" • And little can the untempted dream,
They keep the letter-laws,
They knew how hunger gnaws.
Before me flew my shame ;
The child of evil fame.
* • O woman, had thy kindless face
And heal'd the wounds it gave!
A finger out to save.
" • They tore my baby from my heart
Where I could hear its cry,
Although I heard it die !
" • Alas. why need I count by links
My heart, my soul, my all ?
And lived upon my fall :
"Still the stone hearts that ruled theplace Let me not kiss my darling's face,
My little darling dead ; 0 I was mad with rage and hate, And yet all sullenly I sate,
And not a word I said.
* • I would not stay, I could noi bear
That kill'd my precious child :
With fear and anguish wild :
“ • Now was I reckless, bold, and bad,
With thinking on my wrongs ;
Such meed to guilt belongs.
And yet I hoped I might
my best friend and lover---Death, In the fierce frowns and frozen breath
Of this December night.
I know that you will stay:
"Till down upon a river's bank,
And only long'd to die ;
To life and misery.
" • Ah, lightly heed tho righteous few " Her eye was fixed ; she said no more, How little to themselves is due.
But propp'd against the cold street-door But all things given to them ;
She leaned her fainting head ; Yet the unwise because untaught, One moment she look'd up and smild, The wandering sheep, because unsought, Full of new hope, as Mercy's child, They heartlessly condem :
And the poor girl was dead." We do not think the idea very happy of “ Contrasted Sonnets"-—such as, Nature-Art; The Happy Home-The Wretched Home; Theory—Practice ; Ritches-Poverty; Philanthropic-Misanthropic; Country-Town; and so on-and tis an ancient, nay, a stale idea, though Mr Tupper evidently thinks it fresh and new, and luxuriates in it as if it were all his own. Sometimes he chooses to shew that he is ambidexter--and how much may be said on both sides—leaving the reader's mind in a state of indifference to what may really be the truth of the matter-or disposed to believe that he knows more about it than the Sonnetteer. The best are Prose and Poetry and they are very good-so is “ Ancient,” but Modern is very bad-and therefore we quote the three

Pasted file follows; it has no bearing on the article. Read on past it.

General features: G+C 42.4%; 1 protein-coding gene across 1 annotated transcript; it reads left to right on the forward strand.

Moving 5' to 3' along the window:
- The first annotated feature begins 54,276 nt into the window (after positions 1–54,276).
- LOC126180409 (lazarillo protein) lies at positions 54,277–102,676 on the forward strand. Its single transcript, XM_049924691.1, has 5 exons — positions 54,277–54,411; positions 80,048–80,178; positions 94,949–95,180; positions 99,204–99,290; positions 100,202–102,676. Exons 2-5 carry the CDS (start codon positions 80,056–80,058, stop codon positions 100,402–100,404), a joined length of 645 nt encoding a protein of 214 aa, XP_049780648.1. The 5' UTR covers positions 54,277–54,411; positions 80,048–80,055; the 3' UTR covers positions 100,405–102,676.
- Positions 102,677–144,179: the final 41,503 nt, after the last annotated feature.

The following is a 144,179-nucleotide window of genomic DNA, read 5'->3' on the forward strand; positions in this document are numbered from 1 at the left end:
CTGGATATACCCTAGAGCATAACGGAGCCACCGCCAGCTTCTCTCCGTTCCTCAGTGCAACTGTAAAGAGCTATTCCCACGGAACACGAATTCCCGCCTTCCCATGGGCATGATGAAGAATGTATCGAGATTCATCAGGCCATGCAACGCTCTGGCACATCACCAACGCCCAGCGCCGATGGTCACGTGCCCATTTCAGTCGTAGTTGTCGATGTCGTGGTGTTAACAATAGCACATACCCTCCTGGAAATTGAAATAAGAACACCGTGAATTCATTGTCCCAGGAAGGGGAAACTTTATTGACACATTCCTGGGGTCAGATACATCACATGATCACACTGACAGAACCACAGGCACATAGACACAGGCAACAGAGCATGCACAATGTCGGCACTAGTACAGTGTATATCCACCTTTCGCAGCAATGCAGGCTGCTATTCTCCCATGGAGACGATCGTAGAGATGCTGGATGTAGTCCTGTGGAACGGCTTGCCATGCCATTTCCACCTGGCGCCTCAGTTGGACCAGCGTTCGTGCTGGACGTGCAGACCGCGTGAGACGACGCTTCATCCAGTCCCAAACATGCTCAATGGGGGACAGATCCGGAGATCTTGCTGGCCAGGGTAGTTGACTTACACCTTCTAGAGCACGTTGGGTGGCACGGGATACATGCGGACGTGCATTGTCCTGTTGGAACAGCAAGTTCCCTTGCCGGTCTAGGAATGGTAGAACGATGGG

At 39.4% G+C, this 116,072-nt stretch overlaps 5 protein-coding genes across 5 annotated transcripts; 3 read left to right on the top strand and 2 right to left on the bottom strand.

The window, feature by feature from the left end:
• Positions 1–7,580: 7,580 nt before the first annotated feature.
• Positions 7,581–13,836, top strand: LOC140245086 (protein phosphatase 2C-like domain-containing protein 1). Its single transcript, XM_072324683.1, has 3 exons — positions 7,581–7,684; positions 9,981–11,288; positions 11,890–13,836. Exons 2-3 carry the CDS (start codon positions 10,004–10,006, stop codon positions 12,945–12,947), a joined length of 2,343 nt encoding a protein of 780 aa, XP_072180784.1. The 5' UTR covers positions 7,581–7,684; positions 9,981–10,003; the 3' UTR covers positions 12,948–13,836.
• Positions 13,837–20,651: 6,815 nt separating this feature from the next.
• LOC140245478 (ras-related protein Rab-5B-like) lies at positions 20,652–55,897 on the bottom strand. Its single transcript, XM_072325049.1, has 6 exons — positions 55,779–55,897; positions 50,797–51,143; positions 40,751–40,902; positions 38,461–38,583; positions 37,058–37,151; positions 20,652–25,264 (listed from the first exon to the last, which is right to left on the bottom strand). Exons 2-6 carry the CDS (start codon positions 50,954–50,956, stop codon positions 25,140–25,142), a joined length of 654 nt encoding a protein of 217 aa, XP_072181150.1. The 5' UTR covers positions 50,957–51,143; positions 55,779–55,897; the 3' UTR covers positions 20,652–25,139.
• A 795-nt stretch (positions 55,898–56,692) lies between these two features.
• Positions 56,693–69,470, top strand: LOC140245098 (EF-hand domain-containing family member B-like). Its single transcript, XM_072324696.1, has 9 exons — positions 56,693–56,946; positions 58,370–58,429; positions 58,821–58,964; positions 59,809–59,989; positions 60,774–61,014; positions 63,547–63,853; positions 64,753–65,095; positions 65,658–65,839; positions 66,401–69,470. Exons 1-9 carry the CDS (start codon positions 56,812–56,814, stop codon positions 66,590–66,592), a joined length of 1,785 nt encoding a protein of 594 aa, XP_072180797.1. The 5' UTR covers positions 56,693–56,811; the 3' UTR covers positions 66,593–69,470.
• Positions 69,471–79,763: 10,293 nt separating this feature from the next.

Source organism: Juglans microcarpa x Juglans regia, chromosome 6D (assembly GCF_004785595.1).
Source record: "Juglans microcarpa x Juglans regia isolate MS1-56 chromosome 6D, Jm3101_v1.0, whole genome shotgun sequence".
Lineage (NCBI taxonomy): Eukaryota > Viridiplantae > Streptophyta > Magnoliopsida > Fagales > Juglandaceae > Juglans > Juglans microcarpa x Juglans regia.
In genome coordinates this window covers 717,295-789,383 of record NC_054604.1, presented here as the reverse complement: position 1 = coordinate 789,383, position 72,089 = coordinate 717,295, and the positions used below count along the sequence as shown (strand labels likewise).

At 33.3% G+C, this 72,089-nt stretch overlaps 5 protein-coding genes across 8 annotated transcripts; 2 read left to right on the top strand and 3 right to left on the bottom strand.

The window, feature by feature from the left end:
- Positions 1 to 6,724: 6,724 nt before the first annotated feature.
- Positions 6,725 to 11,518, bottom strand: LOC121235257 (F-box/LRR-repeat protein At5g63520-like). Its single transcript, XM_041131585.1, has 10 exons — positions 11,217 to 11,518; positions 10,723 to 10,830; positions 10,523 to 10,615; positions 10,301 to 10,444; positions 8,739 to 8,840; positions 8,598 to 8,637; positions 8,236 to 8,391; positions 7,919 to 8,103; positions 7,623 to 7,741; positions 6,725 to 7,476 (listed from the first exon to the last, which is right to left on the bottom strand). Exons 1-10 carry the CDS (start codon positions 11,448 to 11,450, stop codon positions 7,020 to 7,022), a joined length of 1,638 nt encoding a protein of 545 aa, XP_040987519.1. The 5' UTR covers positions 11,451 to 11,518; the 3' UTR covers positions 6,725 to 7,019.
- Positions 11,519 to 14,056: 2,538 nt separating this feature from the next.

" That the fine edge of intellect is dulled,
And the numb'd heart so deep in stupor lulled
That virtue's self is weak its love to lure,
But pride and lust keep all the gates secure,
The selfish, useful, money-making plan,
Where in hard matter sinks ideal man ;
Thy darkness to confound with yon bright band
" To touch the heart, and make its pulses thrill,
To raise and purify the grovelling soul,
To conquer passion with a mild controul,
These are thine aims, 0 pure unearthly power,
And therefore these, who have thee for their dower,
Eat angels' food, the manna thou dost shower :
Whether to read, or write, or think, or hear,
“My sympathies are all with times of old,